Figure 3. Efficiency comparison between enable and disable the light load efficiency enhancement schemes
Another automotive multiphase boost converter application lies in the infotainment system, where high power car audio amplifiers often need a main supply rail in the 25-50V range with the ability to supply peak power levels approaching 800W. The solution becomes much simpler with a multiphase boost controller. Splitting the power stage into multiple paralleled phases reduces stress on the power components, speeds up the response to load and improves system efficiency. Fig. 4 shows a typical system configuration for the automotive audio amplifier system.
Figure 4. Power supply diagram of a Class-D full bridge power amplifier. For higher resolution, click here.
There are several special requirements for automotive audio amplifier applications. First of all, when the battery voltage is reducing due to slow discharge, the audio amplifier’s output power could be set to reduce accordingly, keeping enough energy in the battery to start the car. The ISL78220 contains a dedicated VREF2 input pin that could be connected to any analogue signal and the internal reference will follow VREF2 pin voltage when it is below 2V. ISL78220 can also provide the tri-level PWM signal for the external driver to turn off both the lower and upper MOSFETs at the same time in synchronous boost structure, and therefore prevent the current flow from output to the input – the so called “energy pumping” issue in audio environment.
In the hybrid electrical vehicle (HEV) and electrical vehicle (EV) systems, a 200-400V high voltage battery stack is used as energy storage and a 12V traditional battery is required for the legacy systems. The charging of the high battery pack is done trough an isolated AC-DC and the charging of the low battery pack is done through an isolated DC-DC. Given the large fluctuation of the high voltage battery pack, a pre-regulator is normally inserted between the low voltage battery and the input of the isolated DC-DC converter, such that the transformer designs can be optimized. Fig. 5 illustrates the block diagram of HEV/EV system.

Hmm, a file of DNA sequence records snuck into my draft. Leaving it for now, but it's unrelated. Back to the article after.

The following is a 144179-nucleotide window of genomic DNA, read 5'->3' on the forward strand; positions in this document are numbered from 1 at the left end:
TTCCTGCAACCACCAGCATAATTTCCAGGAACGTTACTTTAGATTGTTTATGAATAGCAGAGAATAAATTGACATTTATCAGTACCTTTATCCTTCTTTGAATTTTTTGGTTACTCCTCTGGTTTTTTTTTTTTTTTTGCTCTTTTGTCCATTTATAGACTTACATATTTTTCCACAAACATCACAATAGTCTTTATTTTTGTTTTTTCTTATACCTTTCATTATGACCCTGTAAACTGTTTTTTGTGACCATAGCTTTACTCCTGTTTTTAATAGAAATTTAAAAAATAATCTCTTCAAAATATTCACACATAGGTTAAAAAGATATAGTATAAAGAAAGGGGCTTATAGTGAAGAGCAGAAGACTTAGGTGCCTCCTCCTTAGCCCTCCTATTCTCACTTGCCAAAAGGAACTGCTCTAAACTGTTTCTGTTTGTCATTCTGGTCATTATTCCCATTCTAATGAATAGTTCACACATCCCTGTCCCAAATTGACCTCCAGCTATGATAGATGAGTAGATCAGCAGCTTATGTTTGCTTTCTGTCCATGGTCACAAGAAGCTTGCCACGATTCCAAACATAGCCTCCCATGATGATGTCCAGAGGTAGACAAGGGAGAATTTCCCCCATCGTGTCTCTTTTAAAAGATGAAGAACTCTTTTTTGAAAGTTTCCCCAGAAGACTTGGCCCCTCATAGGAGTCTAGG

Figure 5. Block diagram of HEV/EV system
Fuel cell powered electric vehicles require an energy storage device to start up the fuel cells and to store the energy captured during regenerative braking. The fuel cell is the main power source but its power density is low, so a storage unit such as battery must be integrated with this system to supply the peak power demand during transient conditions. Low voltage batteries are preferred as the storage device to maintain compatibility with the majority of today’s automobile loads, while the voltage of the fuel cell is on the order of 60V (for the commercially available 10kW module). A DC-DC converter is therefore needed to interface the low-voltage batteries with the fuel cell–powered higher-voltage DC bus system. Fig. 6 illustrates the block diagram of fuel cell interface system.
Figure 6. Block diagram of the fuel cell interface system